Another batch of filings and unsealed documents today in the Viacom (NYSE: VIA) lawsuit against Google/YouTube and another rollicking trip down memory lane. One favorite: a batch of memos between MTV Networks head Judy McGrath and former execs Michael Wolf and Blair Harrison in July 2006 about buying the hot video portal.
McGrath to Wolf: “I think this could be our MySpace (NYSE: NWS). Only bigger and better because it’s video…” Harrison, described by McGrath as having “trashed” YouTube before, tells her after being asked whether MTVN should buy it: “Today… I think we should put a squad of four people in a room for a day, and figure out if we can make a business out of it. Assuming we can, we should go and buy it.” His only doubt? “Whether it can navigate the waters of monetizing its stuff vs. the illegality of that stuff and do it quickly enough to prevail.” (His full memo below.)
The internal acquisition talks were the subject of a number of these exhibits. Following that exchange, intense discussions started about whether or not a business model could be found for YouTube within MTVN — including a PowerPoint deck released in March. In an e-mail exchange a couple of weeks later, Robert Bakish told Jason Witt: “We haven’t given up but I give it less than one tenth of a percent chance. Wade will have the conversation but it seems unlikely to yield anything. Apparently sequoia thinks they have another Google (NSDQ: GOOG) on their hands and they want to ride it. Or so I’m told.” Witt replies: “they are right. it’s THE VIRTUAL MSO.” Bakish: ‘In a weird way, it might be more than that.”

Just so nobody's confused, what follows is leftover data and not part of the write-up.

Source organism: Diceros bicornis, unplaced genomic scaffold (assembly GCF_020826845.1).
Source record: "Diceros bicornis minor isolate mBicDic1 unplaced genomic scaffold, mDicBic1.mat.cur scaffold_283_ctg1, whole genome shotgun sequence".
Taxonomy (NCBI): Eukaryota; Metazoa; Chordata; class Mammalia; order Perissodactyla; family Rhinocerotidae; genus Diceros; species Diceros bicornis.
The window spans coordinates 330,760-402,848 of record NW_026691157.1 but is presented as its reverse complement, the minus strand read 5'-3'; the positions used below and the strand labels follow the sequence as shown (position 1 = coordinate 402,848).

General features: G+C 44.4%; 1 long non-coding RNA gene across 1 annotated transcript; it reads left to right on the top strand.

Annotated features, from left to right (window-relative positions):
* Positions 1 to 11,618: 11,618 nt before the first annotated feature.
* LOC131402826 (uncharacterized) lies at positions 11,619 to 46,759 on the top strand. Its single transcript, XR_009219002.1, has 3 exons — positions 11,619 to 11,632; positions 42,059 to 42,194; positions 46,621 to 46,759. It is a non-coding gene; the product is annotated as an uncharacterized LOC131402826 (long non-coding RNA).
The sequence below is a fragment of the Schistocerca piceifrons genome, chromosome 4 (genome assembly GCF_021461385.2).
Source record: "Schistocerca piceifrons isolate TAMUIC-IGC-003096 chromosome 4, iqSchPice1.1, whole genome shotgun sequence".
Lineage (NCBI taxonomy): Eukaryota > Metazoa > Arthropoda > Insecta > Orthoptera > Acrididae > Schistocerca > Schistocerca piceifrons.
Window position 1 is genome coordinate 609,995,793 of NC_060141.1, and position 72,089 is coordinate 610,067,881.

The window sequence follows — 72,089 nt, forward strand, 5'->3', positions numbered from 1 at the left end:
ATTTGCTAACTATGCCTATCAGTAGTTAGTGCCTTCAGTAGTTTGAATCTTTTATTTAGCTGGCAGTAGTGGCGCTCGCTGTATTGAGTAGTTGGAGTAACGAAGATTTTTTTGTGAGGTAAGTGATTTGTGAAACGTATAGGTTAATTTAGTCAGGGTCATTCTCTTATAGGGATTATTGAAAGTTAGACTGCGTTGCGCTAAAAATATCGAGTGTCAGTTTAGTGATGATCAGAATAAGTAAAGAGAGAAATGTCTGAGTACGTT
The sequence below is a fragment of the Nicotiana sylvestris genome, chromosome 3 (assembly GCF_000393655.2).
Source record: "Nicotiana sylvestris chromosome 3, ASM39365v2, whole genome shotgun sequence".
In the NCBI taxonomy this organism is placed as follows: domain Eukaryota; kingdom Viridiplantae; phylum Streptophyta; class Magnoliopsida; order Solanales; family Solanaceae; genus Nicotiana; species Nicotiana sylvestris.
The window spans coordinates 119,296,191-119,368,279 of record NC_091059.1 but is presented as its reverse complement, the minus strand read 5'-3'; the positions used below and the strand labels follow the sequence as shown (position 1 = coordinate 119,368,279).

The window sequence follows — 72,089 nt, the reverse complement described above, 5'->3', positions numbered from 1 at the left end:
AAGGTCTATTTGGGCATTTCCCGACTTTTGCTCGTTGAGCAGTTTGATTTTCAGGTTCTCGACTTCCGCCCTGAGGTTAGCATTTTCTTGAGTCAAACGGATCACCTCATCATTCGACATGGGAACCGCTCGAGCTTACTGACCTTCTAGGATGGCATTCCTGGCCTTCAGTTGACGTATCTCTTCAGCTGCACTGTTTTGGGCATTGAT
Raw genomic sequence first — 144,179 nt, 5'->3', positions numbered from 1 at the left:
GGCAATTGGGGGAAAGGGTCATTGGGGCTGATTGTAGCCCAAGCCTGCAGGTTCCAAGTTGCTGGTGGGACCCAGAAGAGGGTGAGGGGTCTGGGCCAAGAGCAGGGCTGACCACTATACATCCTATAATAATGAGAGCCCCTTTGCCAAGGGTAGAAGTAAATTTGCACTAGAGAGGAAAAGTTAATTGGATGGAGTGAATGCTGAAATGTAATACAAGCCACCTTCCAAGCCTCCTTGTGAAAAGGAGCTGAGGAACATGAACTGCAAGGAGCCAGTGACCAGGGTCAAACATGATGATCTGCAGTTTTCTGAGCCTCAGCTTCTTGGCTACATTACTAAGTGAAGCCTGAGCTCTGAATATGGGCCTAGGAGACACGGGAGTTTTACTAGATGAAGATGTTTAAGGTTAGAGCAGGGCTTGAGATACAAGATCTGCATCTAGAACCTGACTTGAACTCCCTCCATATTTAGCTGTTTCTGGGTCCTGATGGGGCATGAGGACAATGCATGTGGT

Another fave has nothing to do Viacom: an August 2007 dialogue at Google following a query from Warner Music about how why their official videos come up below other versions in You Tube search results and how they can improve that. Shashi Seth, then head of monetization for YouTube/Google, explains that the “onebox” can single out material without changing the search results: “We should never be in the business of changing our search algorithms to favor content based on who the owner is. In search the same requests come to us from NY Times and Wall Street Joumal – who claim that their content should always be placed higher than anybody else.”